Ulmus americana (American Elm)

Plant Info
Also known as: White Elm
Family:Ulmaceae (Elm)
Life cycle:perennial woody
Habitat:part shade, sun; average to wet soil; floodplains, deciduous forest, swamps, fields, fencerows
Bloom season:March - May
Plant height:60 to 125 feet
Wetland Indicator Status:GP: FAC MW: FACW NCNE: FACW
MN county distribution (click map to enlarge):Minnesota county distribution map
National distribution (click map to enlarge):National distribution map

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Detailed Information

Flower: Flower shape: indistinct Cluster type: raceme

[photo of flowers] Dangling clusters of 5 to 15 flowers from lateral buds on 1-year-old branches, appearing before leaves emerge. Flowers have no petals, the light green to red, cone-shaped calyx is only about 1/8 inch wide with 6 to 9 irregular, papery lobes that wither quickly. In the center is a 2-parted, creamy white, feathery style and 6 to 9 erect, white stamens that are longer than the calyx, the stamen tips initially reddish turning purplish black. Flower stalks are hairless and ¼ to ¾ inch long.

Leaves and bark: Leaf attachment: alternate Leaf type: simple

[scan of leaves] Leaves are simple and alternate, somewhat variable in shape but generally oblong-elliptic, widest near or above the middle, 3 to 5¾ inches long, 1½ to 3½ inches wide, abruptly tapered to a sharply pointed tip, asymmetrical at the base, on a short, smooth to hairy stalk. Edges are coarsely double toothed, veins are straight and not forking at the tip. Upper surface is dark green and smooth to slightly rough; the lower surface is light green, hairless to softly hairy, typically with tufts of hairs in the vein axils.

[photo of hairy twig with flower and leaf buds] Young twigs are brown and hairy or smooth, the buds brown with pointed tips and reddish scales that are somewhat hairy, especially around the edges, with flower buds larger and more oval-elliptic. Older branches are hairless, the bark turning gray and may split into plates, with brown patches between.

[photo of mature trunk] Older bark has interlacing ridges and deep furrows. Trunks are up to 45 inches diameter at breast height.

Fruit: Fruit type: seed without plume

[photo of fruit] Fruit is a winged seed called a samara: flat, egg shaped, 1/3 to ½ inch long, surfaces hairless but with a dense fringe of short, white hairs around the edge, the tip often cleft with two hook-like lobes.


Once upon a time, right here in Minnesota and not so long ago, American Elm was one of the most common trees in our southern hardwood forests, but also present in just about very corner of the state as well. It formed a beautiful large, vase shaped crown and it was easy to dig, transplant and grow. For those reasons our forefathers lined our city streets with tens of thousands of them and our streets were made shady, cool and beautiful. Many people born before 1960 may have some memories of those days, but soon after that, things changed quickly. Unfortunately, while some of our ancestors were concerned with providing a beautiful world to live in, others were more intent on making money.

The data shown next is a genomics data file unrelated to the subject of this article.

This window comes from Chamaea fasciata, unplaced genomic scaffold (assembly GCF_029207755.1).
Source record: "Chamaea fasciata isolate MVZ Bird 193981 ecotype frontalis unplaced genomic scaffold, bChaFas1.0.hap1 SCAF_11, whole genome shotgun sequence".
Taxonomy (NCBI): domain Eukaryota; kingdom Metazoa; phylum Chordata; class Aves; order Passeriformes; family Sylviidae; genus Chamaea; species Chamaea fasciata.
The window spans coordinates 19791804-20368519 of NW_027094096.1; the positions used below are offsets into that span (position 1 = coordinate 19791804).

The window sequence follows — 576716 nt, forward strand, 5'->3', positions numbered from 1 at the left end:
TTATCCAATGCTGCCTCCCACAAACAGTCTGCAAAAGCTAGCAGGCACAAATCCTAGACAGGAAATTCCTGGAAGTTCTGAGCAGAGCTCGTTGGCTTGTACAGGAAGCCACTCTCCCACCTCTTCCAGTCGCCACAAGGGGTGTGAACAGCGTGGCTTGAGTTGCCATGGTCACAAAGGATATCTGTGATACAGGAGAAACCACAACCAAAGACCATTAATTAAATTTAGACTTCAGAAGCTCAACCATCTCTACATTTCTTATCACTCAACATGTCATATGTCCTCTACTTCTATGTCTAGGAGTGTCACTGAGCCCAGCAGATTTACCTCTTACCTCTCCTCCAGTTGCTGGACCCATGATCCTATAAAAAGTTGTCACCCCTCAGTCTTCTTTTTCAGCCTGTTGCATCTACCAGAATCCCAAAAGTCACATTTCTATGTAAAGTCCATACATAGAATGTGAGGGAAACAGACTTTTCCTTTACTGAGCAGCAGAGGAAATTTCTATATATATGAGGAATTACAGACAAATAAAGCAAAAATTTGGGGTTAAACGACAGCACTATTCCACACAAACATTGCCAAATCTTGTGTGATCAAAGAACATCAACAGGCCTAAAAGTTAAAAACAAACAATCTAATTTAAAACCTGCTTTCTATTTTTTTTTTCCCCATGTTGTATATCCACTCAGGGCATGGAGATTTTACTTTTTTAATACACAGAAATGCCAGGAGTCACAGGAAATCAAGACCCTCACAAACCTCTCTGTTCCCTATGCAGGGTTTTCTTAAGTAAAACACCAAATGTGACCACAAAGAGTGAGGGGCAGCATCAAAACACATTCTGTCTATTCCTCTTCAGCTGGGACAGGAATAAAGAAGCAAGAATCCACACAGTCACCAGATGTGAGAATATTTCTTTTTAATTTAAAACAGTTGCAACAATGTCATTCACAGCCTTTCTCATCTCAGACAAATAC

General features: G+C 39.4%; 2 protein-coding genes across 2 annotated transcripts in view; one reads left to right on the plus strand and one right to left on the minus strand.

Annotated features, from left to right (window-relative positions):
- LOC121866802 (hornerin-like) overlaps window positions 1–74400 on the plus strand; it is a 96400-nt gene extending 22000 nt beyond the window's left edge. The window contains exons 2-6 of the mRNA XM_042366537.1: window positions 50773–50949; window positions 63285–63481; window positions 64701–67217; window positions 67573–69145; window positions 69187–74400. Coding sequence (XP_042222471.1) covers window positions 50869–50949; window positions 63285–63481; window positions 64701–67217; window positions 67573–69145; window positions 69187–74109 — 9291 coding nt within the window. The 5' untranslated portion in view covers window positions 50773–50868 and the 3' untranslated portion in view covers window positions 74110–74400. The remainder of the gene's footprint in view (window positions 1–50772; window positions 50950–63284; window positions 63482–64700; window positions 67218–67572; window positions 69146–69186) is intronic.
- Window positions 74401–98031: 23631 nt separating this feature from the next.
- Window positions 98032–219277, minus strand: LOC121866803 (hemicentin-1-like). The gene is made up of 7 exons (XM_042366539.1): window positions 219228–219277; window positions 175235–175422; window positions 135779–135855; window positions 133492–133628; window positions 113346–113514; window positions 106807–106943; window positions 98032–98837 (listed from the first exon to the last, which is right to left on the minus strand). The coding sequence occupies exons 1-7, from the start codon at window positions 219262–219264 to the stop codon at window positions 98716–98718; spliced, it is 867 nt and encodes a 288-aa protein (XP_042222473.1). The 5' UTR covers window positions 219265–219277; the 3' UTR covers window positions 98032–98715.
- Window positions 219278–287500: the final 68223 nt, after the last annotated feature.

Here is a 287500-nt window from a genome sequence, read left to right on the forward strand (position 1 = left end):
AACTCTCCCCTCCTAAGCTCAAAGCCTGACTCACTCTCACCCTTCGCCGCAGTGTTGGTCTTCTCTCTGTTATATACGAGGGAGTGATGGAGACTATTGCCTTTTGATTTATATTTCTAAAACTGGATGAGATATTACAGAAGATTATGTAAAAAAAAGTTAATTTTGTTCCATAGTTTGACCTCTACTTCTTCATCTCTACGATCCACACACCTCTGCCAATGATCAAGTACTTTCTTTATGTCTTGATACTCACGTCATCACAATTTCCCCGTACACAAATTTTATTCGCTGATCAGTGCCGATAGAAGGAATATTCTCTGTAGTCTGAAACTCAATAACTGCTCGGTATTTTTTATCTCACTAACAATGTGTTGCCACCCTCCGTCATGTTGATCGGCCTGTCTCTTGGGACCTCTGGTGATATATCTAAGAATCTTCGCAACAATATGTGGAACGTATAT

Even though North America was still heavily forested at the time, in 1931 a Cleveland businessman figured he could make some good money by importing elm logs from Europe, so he did. Unfortunately those logs also brought in invasive European elm bark beetles and, more importantly, the highly invasive and destructive Dutch Elm Disease (DED). The first diagnosed Minnesota case was in St. Paul in 1961 and it was soon found at outstate locations, with evidence that once more, human movement of diseased wood was the cause. The rest is history with tens of thousands of forest and urban trees lost across the state, at great expense. Many communities lost nearly 100% of their boulevard trees. American elm is still with us today due to its prolific seed production and rapid growth that allows it to regenerate quickly and stay just a step ahead of the eventual loss of these younger trees. Its unlikely however it will ever play a significant role as a climax forest species that it once did.

There are two other native elms in Minnesota, both susceptible to DED and are now somewhat uncommon. Red Elm (Ulmus rubra) can be distinguished by its round, button-like flower clusters with stalkless flowers, seeds with short, soft hairs across its surface but not around the edges, leaves that are rough on both surfaces with veins that fork near their tips, especially on the upper half, and bark that is not strongly banded in cross section. Rock Elm (Ulmus thomasii) has looser, pendulous racemes, leaf bases that are nearly symmetrical, lacks tufts of hairs in leaf vein axils, and has very distinctive corky ridges on older twigs and branches.

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More photos

Photos by K. Chayka taken in Ramsey County. Photos courtesy Peter M. Dziuk taken in Aitkin, Anoka and Kanabec counties.


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